Dual Core vs. Dual Processor


The Mother(board) of all Battles! Geoff Pennington, Layered Tech

When browsing through Layered Technologies’ offerings, you’ll see a lot of reference to Dual this and Dual that… but what does it all mean?  Below summarizes what you need to know.  Let’s start with terminology. 

  • Dual Processors means there are 2 physical processors in the machine.

  • Dual Core means there is 1 physical processor with 2 cores in it.  (You can do the math for Quad Core and Quad Processor… more on this later.)

Now that we know the physical difference between the two, let’s get into some specifics.  Primarily these systems are built to perform in the same light.  Multitasking is multitasking, but there are some underlying effects for both.    

  • Dual Processor has RAM and cache space setup for each processor, so if you have a process running on Processor 1, it’s only getting the RAM of Processor 1.  However, if you have your resources beefed up it doesn’t matter, and your system will run more efficiently because the processes are split between processors and not cores (less burnout). 

  • Dual Core machines are the new light for small business owners, as they are slightly cheaper and provide pretty much the same thing.  The major drawback to Dual Core is your putting the stress of the entire system on one physical CPU, which can be pretty tasking for a little chip.  However, a multi-core system has the ability to handle multiple threads separately yet simultaneously.  This makes multi-core systems perfect for multi-threaded applications.

Don’t get me wrong, any of these problems can be remedied by ensuring you have the proper amount of RAM, and you put some time into task scheduling.  Both setups are capable of doing the same things, but its how you configure your system to run efficiently that matters.  That can be on a Dual Processor or a Dual Core.   

Benchmarks: According to the benchmarks run on the AMD Athlon 4400 Dual Core, the AMD Opteron 248 Dual Processor, the Intel Pentium D 830 Dual Core, and the Intel Xeon 3.0 Dual Processor they all run at very comparable standards.  AMD had better resource efficiency, and Intel had better processing power (surprise, surprise).  The overall winner of the tests was the Pentium D, but with a little research you will see that the difference is minimal, and you should really just look at your setup and figure out what configuration would fit best.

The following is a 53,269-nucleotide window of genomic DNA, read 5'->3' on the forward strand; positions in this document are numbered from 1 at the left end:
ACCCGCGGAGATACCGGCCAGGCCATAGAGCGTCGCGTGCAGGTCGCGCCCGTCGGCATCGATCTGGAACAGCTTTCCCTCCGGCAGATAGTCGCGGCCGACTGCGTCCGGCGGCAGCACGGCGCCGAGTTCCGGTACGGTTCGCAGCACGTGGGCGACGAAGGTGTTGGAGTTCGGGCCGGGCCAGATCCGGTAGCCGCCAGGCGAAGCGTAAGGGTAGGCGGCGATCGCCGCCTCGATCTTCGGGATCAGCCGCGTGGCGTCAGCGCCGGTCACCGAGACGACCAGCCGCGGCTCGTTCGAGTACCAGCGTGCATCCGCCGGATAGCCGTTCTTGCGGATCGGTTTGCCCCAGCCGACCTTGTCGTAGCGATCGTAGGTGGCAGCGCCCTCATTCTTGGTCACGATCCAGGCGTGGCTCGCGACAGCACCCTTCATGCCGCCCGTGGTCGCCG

Have more questions?  Comment here or email me at gpennington@layeredtechnologies.com


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4 Responses to “Dual Core vs. Dual Processor”

  1. Eduardo Espinoza Says:

    I has a PentiumD 3.0 with 2Gb ram; 3 od my friends has Pentium Dual core with simillar amount of ram.
    I noticed that my Pentium D is faster and has better performance if you compare with Dual Cores processors.

    In my country Pentium D is cheaper than Pentium Dual core.
    Also, Looks like Pentium D is not longer available.

    In sumary, I have the impression that Pentium D is much better than Dual Cores.

    Doing same activities, Pentium D always has better performance than those Dual Cores with 2Gb ram.

  2. Geoffrey Says:

    Again its kind of a preference battle, but also depends on what tasks your performing. Dual core and Dual proc each have the same potential its just a matter of how they are used.

    If you need something for a single appliance to just pound for a while, then go with the dual core, if you need something to run multiple appliances over time, then go with a dual proc.

    Make sure if you want to compare processors then be sure to compare all aspects. 3.0 to 3.0 for example. You didn’t specify the speed of the dual proc.

    Thank you for the insight. Personal experience always helps in a discussion, and please keep the comments coming.

  3. Billy Says:

    I like how you explained the two for people. I think alot of people out there are confused by them and instead opt for dual processor, when a dual core would be more than sufficient.

  4. TechDep Says:

    Testing and promoting PentiumD 8xx in 2008 series should be considered a crime – it burns too much power and makes too much heat.